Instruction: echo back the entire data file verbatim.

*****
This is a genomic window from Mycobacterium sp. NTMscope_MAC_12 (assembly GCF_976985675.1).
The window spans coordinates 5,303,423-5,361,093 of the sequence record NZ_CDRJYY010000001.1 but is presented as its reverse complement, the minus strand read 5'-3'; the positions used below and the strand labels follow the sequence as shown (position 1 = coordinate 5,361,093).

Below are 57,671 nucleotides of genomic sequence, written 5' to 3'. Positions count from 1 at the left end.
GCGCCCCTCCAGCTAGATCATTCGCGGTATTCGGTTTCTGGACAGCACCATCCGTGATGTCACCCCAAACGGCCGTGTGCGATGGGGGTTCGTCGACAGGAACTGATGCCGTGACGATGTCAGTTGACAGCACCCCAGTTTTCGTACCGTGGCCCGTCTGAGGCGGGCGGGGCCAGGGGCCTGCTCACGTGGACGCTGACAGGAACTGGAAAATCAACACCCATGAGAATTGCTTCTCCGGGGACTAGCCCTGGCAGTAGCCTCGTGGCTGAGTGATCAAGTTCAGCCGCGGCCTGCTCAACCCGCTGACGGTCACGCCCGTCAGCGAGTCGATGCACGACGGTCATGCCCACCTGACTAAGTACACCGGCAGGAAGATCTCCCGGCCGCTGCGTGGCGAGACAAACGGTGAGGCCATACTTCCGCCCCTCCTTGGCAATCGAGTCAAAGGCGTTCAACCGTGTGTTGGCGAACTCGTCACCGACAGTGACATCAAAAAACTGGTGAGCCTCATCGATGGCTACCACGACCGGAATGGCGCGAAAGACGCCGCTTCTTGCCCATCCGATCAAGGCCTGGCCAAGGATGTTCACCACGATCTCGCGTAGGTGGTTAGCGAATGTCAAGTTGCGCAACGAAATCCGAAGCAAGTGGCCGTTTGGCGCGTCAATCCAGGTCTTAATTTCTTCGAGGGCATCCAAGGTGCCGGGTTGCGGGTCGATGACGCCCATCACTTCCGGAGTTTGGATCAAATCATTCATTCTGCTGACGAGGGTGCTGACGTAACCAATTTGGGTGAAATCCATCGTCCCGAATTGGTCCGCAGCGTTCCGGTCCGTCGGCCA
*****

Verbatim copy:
This is a genomic window from Mycobacterium sp. NTMscope_MAC_12 (assembly GCF_976985675.1).
The window spans coordinates 5,303,423-5,361,093 of the sequence record NZ_CDRJYY010000001.1 but is presented as its reverse complement, the minus strand read 5'-3'; the positions used below and the strand labels follow the sequence as shown (position 1 = coordinate 5,361,093).

Below are 57,671 nucleotides of genomic sequence, written 5' to 3'. Positions count from 1 at the left end.
GCGCCCCTCCAGCTAGATCATTCGCGGTATTCGGTTTCTGGACAGCACCATCCGTGATGTCACCCCAAACGGCCGTGTGCGATGGGGGTTCGTCGACAGGAACTGATGCCGTGACGATGTCAGTTGACAGCACCCCAGTTTTCGTACCGTGGCCCGTCTGAGGCGGGCGGGGCCAGGGGCCTGCTCACGTGGACGCTGACAGGAACTGGAAAATCAACACCCATGAGAATTGCTTCTCCGGGGACTAGCCCTGGCAGTAGCCTCGTGGCTGAGTGATCAAGTTCAGCCGCGGCCTGCTCAACCCGCTGACGGTCACGCCCGTCAGCGAGTCGATGCACGACGGTCATGCCCACCTGACTAAGTACACCGGCAGGAAGATCTCCCGGCCGCTGCGTGGCGAGACAAACGGTGAGGCCATACTTCCGCCCCTCCTTGGCAATCGAGTCAAAGGCGTTCAACCGTGTGTTGGCGAACTCGTCACCGACAGTGACATCAAAAAACTGGTGAGCCTCATCGATGGCTACCACGACCGGAATGGCGCGAAAGACGCCGCTTCTTGCCCATCCGATCAAGGCCTGGCCAAGGATGTTCACCACGATCTCGCGTAGGTGGTTAGCGAATGTCAAGTTGCGCAACGAAATCCGAAGCAAGTGGCCGTTTGGCGCGTCAATCCAGGTCTTAATTTCTTCGAGGGCATCCAAGGTGCCGGGTTGCGGGTCGATGACGCCCATCACTTCCGGAGTTTGGATCAAATCATTCATTCTGCTGACGAGGGTGCTGACGTAACCAATTTGGGTGAAATCCATCGTCCCGAATTGGTCCGCAGCGTTCCGGTCCGTCGGCCA